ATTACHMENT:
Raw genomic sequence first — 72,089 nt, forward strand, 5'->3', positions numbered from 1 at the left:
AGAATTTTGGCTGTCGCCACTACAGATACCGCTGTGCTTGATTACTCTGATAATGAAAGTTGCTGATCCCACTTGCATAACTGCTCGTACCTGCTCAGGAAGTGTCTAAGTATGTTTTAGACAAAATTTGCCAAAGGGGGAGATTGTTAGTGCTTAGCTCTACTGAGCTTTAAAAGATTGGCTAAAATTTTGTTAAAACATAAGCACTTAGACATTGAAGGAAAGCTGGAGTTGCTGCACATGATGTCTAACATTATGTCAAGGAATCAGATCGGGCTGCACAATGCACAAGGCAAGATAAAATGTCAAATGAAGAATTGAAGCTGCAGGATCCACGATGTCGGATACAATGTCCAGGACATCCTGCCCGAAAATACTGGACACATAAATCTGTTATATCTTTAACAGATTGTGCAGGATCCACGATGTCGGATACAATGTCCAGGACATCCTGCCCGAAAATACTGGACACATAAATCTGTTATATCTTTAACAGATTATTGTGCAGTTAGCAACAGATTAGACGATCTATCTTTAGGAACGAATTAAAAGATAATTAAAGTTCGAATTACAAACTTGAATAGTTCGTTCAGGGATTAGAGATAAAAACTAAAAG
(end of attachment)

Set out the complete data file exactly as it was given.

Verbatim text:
Raw genomic sequence first — 72,089 nt, forward strand, 5'->3', positions numbered from 1 at the left:
AGAATTTTGGCTGTCGCCACTACAGATACCGCTGTGCTTGATTACTCTGATAATGAAAGTTGCTGATCCCACTTGCATAACTGCTCGTACCTGCTCAGGAAGTGTCTAAGTATGTTTTAGACAAAATTTGCCAAAGGGGGAGATTGTTAGTGCTTAGCTCTACTGAGCTTTAAAAGATTGGCTAAAATTTTGTTAAAACATAAGCACTTAGACATTGAAGGAAAGCTGGAGTTGCTGCACATGATGTCTAACATTATGTCAAGGAATCAGATCGGGCTGCACAATGCACAAGGCAAGATAAAATGTCAAATGAAGAATTGAAGCTGCAGGATCCACGATGTCGGATACAATGTCCAGGACATCCTGCCCGAAAATACTGGACACATAAATCTGTTATATCTTTAACAGATTGTGCAGGATCCACGATGTCGGATACAATGTCCAGGACATCCTGCCCGAAAATACTGGACACATAAATCTGTTATATCTTTAACAGATTATTGTGCAGTTAGCAACAGATTAGACGATCTATCTTTAGGAACGAATTAAAAGATAATTAAAGTTCGAATTACAAACTTGAATAGTTCGTTCAGGGATTAGAGATAAAAACTAAAAG